How to propagate sage

Sage can be propagated from cuttings to get more plants for free. Make softwood cuttings in early summer. A rooting powder will speed up with rooting process.

Place the cuttings in well draining soil and keep watered until roots develop and the plant starts going.

You can also divide mature sage plants in spring or early fall every 2 or 3 years. The stems of sage will root well by layering.

To layer sage stems, secure long pieces of the stem along the garden soil with some landscape pins or bent wire, leaving the tip free. Make sure the stem comes in contact with the soil.

Roots will form along the stem in about a month and the entire stem can be removed from the parent and planted up separately.

Older sage plants tend to develop a woody taste to the leaves, so after 4 or 5 years, it’s a good idea to start over with new cuttings.

Companion plants for sage

Sage does well planted near tomatoes, cabbage, carrots and strawberries. The flowers of sage are lovely and attract pollinators. It does not do well near cucumbers.

This aromatic herb will attract honeybees and the cabbage butterfly and repels cabbage flies, carrot fly, cabbage looper and cabbage maggot.

Plant sage in containers with rosemary, thyme, basil, and other Mediterranean herbs, since these flavors are often used together in recipes.

Are you interested in growing herbs but can’t identify them very well? This herb identification chart will be a huge help to you.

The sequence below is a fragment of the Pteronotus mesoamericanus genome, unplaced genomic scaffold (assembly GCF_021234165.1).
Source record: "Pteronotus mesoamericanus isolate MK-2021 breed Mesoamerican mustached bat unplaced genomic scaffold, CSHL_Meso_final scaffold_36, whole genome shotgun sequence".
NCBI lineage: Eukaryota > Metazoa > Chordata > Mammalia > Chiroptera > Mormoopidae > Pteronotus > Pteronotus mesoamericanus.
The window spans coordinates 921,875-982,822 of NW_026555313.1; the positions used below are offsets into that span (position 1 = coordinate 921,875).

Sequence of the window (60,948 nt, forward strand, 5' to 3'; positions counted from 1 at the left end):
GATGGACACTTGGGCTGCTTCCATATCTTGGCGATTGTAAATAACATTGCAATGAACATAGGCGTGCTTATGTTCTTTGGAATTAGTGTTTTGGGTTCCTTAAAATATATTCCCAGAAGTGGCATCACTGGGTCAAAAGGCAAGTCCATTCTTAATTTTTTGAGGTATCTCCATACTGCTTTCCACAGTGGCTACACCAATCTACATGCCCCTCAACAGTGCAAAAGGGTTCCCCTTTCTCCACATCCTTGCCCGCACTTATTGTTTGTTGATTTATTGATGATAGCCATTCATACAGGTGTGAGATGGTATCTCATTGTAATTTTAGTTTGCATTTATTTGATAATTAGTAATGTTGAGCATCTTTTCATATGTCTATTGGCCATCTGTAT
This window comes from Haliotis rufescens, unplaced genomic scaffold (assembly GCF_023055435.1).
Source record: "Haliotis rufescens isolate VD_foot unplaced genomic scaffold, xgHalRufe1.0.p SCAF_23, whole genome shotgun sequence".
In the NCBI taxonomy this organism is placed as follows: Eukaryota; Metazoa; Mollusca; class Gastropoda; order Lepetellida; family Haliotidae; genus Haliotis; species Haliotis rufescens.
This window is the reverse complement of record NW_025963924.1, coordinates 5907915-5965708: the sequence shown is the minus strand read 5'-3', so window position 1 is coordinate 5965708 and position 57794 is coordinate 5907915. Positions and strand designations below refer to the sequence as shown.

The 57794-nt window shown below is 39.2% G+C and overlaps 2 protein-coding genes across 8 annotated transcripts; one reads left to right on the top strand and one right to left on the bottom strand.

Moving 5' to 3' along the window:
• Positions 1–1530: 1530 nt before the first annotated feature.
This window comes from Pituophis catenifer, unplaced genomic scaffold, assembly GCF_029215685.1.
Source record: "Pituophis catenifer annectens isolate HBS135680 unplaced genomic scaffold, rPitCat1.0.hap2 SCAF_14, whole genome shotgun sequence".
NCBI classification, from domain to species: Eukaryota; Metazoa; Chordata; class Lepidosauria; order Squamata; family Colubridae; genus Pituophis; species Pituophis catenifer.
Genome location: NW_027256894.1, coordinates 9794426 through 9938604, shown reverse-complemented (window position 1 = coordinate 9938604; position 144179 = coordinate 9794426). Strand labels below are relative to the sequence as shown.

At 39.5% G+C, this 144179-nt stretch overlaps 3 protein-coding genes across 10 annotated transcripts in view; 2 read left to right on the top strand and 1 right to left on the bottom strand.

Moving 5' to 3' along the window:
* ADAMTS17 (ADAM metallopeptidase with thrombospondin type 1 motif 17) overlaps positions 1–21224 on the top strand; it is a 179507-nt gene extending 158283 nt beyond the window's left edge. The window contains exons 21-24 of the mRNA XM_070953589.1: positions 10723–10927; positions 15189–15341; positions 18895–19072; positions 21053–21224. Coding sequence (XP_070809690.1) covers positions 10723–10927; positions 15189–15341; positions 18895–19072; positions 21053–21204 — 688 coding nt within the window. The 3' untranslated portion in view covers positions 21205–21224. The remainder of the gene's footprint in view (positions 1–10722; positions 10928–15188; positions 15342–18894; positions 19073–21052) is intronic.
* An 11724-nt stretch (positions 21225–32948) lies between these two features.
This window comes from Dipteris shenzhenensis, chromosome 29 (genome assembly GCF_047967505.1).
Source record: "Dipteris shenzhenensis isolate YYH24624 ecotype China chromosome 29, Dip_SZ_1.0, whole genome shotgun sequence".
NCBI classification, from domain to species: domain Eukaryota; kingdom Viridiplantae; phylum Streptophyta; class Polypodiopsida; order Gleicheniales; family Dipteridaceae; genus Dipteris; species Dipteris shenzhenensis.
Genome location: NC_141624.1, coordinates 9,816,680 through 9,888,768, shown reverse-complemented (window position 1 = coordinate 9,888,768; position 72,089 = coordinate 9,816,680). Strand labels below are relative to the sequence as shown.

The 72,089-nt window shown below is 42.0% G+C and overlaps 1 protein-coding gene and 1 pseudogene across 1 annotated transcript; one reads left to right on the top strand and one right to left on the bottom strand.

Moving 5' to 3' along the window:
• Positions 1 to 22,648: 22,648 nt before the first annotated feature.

How cold hardy is sage?

Sage is a perennial herb that is evergreen and cold hardy in zones 4 through 9. It will also grow in the warmer zones, but the high temperatures and humidity are hard on the plant, so it is often grown as an annual in these zones.

This herb handles the cold well but mulch for winter protection. Most varieties of sage will go dormant in the winter and come back again the following spring.

Prune sage plants back in the early spring each year, cutting out the oldest and woodiest growth to promote new growth.

When to harvest Sage

Garden sage will be ready to harvest in 70-75 days from small plants, or 90-100 days from seed.

Harvest lightly in the first year if you grow sage as a perennial. In subsequent years, you can harvest more often. The woody old sage plants produce the leaves with the strongest flavor.

Sage can be harvested almost all year long. The plant survives even after the snows have fallen. To harvest, cut the top 5-6 inch of the stalks before the plant flowers. Repeat as new growth develops.

Unlike many herb plants, sage leaves are still flavorful and aromatic even after the plant flowers. The flavor intensifies as the leaves grow larger.

Pests and diseases

Be on the lookout for mildew. You can discourage this condition by making sure that the plants are wide enough apart to encourage good air circulation. Check often for mildew on the hottest and most humid days.

Mulching with pebbles around the crown also helps to keep the area around the leaves dryer than normal mulches.

Other diseases and insects that infect sage are stem rot from over-watering, aphids, spider mites and rust.

Sage Plant Uses

Sage is useful in stuffings and stews and is often used to flavor sausages. It is very flavorful and combines best with rich meats such as pork, beef and game.

Combine sage with coarse sea salt to make a flavorful salt that makes a great addition to crispy potatoes.

You can use the herb to make sage butter and it also makes a wonderful herb-infused vinegar. Sage has a very intense flavor, so only a small amount is needed to flavor a recipe.

Sage is also a useful plant to repel mosquitoes. The leaves send out a strong fragrance and produces oils that repel the insect. Find out how to make a homemade mosquito repellent with essential oils, and learn about other mosquito repelling plants here.